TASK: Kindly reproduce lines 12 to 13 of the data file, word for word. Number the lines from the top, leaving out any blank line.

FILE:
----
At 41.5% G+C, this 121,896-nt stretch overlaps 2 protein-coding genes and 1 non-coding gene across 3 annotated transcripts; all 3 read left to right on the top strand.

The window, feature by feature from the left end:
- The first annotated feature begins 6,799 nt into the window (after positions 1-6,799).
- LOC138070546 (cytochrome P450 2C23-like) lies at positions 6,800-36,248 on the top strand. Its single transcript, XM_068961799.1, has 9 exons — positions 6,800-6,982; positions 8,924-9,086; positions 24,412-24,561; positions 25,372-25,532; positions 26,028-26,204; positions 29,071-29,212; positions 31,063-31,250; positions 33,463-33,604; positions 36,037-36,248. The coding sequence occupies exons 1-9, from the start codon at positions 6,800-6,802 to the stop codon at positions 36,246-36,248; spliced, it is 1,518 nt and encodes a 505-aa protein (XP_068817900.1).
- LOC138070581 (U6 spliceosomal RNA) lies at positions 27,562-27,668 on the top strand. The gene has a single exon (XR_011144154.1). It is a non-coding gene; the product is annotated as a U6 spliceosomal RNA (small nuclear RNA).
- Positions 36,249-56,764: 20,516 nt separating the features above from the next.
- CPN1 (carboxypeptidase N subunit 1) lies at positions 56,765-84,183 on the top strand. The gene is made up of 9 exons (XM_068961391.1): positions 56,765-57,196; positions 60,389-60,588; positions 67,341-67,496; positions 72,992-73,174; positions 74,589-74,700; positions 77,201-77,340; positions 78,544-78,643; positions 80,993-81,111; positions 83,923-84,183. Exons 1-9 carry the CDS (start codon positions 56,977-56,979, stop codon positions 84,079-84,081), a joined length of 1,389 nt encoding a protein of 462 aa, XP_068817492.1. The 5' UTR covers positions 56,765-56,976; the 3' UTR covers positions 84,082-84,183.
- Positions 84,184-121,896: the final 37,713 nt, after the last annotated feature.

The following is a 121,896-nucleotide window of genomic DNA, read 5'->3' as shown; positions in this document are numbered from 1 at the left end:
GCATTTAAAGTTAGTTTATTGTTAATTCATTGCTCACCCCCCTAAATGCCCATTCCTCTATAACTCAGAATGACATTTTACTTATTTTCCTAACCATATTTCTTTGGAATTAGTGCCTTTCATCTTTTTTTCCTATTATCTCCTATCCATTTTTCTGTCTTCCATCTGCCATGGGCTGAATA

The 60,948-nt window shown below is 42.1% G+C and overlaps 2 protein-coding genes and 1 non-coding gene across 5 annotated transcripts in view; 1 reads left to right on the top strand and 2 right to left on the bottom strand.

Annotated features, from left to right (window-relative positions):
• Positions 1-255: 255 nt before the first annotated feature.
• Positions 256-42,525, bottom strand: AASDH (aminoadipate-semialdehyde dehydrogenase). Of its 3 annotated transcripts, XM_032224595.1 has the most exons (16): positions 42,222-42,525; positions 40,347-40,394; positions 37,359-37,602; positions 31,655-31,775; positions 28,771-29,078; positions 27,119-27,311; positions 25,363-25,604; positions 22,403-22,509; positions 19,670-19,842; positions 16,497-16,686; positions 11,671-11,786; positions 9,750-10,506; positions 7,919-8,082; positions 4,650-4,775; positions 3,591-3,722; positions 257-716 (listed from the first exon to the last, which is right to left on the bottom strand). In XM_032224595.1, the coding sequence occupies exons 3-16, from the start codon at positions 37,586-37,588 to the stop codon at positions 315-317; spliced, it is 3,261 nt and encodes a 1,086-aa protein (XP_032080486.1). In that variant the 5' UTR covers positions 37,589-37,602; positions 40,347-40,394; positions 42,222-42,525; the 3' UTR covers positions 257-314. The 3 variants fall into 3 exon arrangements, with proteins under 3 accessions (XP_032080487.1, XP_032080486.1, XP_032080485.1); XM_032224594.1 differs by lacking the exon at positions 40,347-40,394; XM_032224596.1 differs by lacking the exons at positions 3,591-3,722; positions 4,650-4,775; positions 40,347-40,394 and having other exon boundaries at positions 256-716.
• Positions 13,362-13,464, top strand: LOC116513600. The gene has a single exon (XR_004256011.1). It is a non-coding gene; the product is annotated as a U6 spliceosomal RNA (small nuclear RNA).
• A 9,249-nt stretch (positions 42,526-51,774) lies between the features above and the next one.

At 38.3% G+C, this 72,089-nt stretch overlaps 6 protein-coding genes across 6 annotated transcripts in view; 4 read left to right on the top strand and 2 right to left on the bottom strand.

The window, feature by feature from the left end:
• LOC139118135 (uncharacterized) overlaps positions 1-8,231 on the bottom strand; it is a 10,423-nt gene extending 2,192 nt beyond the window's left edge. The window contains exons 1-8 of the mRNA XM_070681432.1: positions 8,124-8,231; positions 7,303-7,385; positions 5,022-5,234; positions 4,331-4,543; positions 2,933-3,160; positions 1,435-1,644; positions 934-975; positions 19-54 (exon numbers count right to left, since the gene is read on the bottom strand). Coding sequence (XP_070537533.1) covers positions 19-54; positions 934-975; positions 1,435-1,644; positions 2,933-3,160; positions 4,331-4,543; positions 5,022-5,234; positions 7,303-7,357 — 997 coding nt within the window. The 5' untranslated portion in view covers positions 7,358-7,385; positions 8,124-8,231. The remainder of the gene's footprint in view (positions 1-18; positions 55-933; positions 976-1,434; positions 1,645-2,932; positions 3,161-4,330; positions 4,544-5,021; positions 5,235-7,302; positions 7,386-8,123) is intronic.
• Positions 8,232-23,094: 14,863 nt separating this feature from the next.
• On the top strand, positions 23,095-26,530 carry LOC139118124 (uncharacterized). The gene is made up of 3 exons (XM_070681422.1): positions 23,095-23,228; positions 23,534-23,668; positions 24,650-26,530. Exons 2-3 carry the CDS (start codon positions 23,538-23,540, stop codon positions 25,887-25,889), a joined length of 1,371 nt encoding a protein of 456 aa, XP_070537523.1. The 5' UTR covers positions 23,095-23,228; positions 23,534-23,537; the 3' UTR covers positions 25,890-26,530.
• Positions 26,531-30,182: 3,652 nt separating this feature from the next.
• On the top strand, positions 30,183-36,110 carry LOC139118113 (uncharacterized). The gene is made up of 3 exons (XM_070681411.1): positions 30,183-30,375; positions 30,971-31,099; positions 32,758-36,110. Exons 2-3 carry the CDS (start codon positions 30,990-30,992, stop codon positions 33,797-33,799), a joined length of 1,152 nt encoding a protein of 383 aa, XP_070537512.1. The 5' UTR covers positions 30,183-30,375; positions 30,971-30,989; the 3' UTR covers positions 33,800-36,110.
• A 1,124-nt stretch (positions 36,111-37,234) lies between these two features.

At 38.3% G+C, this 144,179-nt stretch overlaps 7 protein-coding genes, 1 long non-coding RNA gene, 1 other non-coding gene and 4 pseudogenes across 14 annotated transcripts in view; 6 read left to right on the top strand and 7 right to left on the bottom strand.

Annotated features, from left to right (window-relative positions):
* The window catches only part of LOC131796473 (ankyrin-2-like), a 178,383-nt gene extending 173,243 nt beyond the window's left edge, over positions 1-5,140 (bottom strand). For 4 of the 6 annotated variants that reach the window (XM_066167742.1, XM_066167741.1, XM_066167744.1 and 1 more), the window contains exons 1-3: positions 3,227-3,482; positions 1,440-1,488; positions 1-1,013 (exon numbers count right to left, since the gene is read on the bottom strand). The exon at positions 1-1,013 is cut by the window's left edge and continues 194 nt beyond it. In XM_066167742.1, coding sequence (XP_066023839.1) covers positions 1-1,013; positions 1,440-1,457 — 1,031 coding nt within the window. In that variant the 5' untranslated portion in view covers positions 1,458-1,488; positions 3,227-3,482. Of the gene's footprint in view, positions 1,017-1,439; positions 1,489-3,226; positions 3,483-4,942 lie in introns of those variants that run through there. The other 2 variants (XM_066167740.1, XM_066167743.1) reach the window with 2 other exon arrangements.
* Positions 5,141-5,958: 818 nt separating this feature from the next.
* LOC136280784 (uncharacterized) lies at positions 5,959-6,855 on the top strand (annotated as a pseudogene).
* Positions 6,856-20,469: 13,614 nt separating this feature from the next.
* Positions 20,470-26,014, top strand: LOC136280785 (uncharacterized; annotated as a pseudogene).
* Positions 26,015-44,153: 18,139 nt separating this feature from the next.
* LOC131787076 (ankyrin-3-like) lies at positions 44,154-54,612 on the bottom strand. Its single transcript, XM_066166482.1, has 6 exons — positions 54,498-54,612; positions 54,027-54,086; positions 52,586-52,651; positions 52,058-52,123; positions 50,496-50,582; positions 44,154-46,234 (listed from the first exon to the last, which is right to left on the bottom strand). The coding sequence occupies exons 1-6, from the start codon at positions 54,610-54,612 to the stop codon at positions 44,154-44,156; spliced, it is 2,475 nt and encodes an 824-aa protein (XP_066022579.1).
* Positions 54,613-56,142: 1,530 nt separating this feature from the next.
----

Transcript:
Annotated features, from left to right (window-relative positions):
• Positions 1-255: 255 nt before the first annotated feature.